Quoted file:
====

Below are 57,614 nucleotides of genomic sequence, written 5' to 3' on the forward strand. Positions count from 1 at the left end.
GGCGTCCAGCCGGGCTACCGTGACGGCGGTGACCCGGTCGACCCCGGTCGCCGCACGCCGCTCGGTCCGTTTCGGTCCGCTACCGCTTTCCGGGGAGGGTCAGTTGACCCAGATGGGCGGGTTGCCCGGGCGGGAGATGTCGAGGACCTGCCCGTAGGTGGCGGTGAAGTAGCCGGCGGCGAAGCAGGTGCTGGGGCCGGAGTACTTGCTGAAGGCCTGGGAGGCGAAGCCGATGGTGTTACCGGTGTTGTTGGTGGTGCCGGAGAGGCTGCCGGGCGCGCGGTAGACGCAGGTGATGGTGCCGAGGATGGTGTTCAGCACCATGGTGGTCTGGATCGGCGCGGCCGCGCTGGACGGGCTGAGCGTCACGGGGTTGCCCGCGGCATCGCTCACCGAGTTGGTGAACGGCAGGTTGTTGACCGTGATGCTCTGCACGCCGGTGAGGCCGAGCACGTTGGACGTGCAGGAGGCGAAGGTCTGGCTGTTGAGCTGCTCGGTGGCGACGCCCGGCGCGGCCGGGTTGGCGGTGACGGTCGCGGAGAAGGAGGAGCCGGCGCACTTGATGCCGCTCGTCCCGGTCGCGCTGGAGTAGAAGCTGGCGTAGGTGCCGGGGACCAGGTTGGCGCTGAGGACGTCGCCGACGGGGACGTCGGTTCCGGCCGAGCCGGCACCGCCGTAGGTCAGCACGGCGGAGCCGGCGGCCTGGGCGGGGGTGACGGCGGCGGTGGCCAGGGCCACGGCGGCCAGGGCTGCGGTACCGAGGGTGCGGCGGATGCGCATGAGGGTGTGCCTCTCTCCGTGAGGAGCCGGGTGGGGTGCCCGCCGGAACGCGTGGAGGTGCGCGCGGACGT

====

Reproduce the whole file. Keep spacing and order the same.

Below are 57,614 nucleotides of genomic sequence, written 5' to 3' on the forward strand. Positions count from 1 at the left end.
GGCGTCCAGCCGGGCTACCGTGACGGCGGTGACCCGGTCGACCCCGGTCGCCGCACGCCGCTCGGTCCGTTTCGGTCCGCTACCGCTTTCCGGGGAGGGTCAGTTGACCCAGATGGGCGGGTTGCCCGGGCGGGAGATGTCGAGGACCTGCCCGTAGGTGGCGGTGAAGTAGCCGGCGGCGAAGCAGGTGCTGGGGCCGGAGTACTTGCTGAAGGCCTGGGAGGCGAAGCCGATGGTGTTACCGGTGTTGTTGGTGGTGCCGGAGAGGCTGCCGGGCGCGCGGTAGACGCAGGTGATGGTGCCGAGGATGGTGTTCAGCACCATGGTGGTCTGGATCGGCGCGGCCGCGCTGGACGGGCTGAGCGTCACGGGGTTGCCCGCGGCATCGCTCACCGAGTTGGTGAACGGCAGGTTGTTGACCGTGATGCTCTGCACGCCGGTGAGGCCGAGCACGTTGGACGTGCAGGAGGCGAAGGTCTGGCTGTTGAGCTGCTCGGTGGCGACGCCCGGCGCGGCCGGGTTGGCGGTGACGGTCGCGGAGAAGGAGGAGCCGGCGCACTTGATGCCGCTCGTCCCGGTCGCGCTGGAGTAGAAGCTGGCGTAGGTGCCGGGGACCAGGTTGGCGCTGAGGACGTCGCCGACGGGGACGTCGGTTCCGGCCGAGCCGGCACCGCCGTAGGTCAGCACGGCGGAGCCGGCGGCCTGGGCGGGGGTGACGGCGGCGGTGGCCAGGGCCACGGCGGCCAGGGCTGCGGTACCGAGGGTGCGGCGGATGCGCATGAGGGTGTGCCTCTCTCCGTGAGGAGCCGGGTGGGGTGCCCGCCGGAACGCGTGGAGGTGCGCGCGGACGT